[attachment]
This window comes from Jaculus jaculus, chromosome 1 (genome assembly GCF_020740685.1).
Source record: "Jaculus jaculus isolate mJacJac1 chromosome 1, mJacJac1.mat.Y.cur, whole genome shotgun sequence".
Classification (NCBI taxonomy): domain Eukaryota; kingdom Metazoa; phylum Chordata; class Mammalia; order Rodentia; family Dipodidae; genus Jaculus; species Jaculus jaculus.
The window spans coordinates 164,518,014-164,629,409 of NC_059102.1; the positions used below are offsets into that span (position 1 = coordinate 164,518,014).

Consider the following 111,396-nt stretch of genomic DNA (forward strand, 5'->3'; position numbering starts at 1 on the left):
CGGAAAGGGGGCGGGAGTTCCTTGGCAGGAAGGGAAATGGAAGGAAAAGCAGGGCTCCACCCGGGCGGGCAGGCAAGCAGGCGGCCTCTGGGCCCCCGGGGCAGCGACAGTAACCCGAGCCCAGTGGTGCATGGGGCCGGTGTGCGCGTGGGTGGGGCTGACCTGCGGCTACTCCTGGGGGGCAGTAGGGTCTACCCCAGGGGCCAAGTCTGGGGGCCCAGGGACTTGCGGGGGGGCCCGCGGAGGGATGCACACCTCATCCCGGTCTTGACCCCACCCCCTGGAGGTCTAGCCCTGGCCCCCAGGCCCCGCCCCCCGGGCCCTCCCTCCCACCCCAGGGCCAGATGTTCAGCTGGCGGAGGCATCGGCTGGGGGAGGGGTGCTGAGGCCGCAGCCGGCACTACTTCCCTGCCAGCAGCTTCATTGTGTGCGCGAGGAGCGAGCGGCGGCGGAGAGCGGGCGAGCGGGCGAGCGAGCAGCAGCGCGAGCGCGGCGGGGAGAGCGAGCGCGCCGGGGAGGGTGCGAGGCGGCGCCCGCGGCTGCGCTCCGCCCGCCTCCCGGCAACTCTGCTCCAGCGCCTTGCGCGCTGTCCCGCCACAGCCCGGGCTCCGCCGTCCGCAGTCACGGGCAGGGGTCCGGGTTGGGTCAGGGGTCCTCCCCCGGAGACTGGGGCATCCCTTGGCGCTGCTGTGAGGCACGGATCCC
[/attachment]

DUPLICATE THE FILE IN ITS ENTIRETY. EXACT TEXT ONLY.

This window comes from Jaculus jaculus, chromosome 1 (genome assembly GCF_020740685.1).
Source record: "Jaculus jaculus isolate mJacJac1 chromosome 1, mJacJac1.mat.Y.cur, whole genome shotgun sequence".
Classification (NCBI taxonomy): domain Eukaryota; kingdom Metazoa; phylum Chordata; class Mammalia; order Rodentia; family Dipodidae; genus Jaculus; species Jaculus jaculus.
The window spans coordinates 164,518,014-164,629,409 of NC_059102.1; the positions used below are offsets into that span (position 1 = coordinate 164,518,014).

Consider the following 111,396-nt stretch of genomic DNA (forward strand, 5'->3'; position numbering starts at 1 on the left):
CGGAAAGGGGGCGGGAGTTCCTTGGCAGGAAGGGAAATGGAAGGAAAAGCAGGGCTCCACCCGGGCGGGCAGGCAAGCAGGCGGCCTCTGGGCCCCCGGGGCAGCGACAGTAACCCGAGCCCAGTGGTGCATGGGGCCGGTGTGCGCGTGGGTGGGGCTGACCTGCGGCTACTCCTGGGGGGCAGTAGGGTCTACCCCAGGGGCCAAGTCTGGGGGCCCAGGGACTTGCGGGGGGGCCCGCGGAGGGATGCACACCTCATCCCGGTCTTGACCCCACCCCCTGGAGGTCTAGCCCTGGCCCCCAGGCCCCGCCCCCCGGGCCCTCCCTCCCACCCCAGGGCCAGATGTTCAGCTGGCGGAGGCATCGGCTGGGGGAGGGGTGCTGAGGCCGCAGCCGGCACTACTTCCCTGCCAGCAGCTTCATTGTGTGCGCGAGGAGCGAGCGGCGGCGGAGAGCGGGCGAGCGGGCGAGCGAGCAGCAGCGCGAGCGCGGCGGGGAGAGCGAGCGCGCCGGGGAGGGTGCGAGGCGGCGCCCGCGGCTGCGCTCCGCCCGCCTCCCGGCAACTCTGCTCCAGCGCCTTGCGCGCTGTCCCGCCACAGCCCGGGCTCCGCCGTCCGCAGTCACGGGCAGGGGTCCGGGTTGGGTCAGGGGTCCTCCCCCGGAGACTGGGGCATCCCTTGGCGCTGCTGTGAGGCACGGATCCC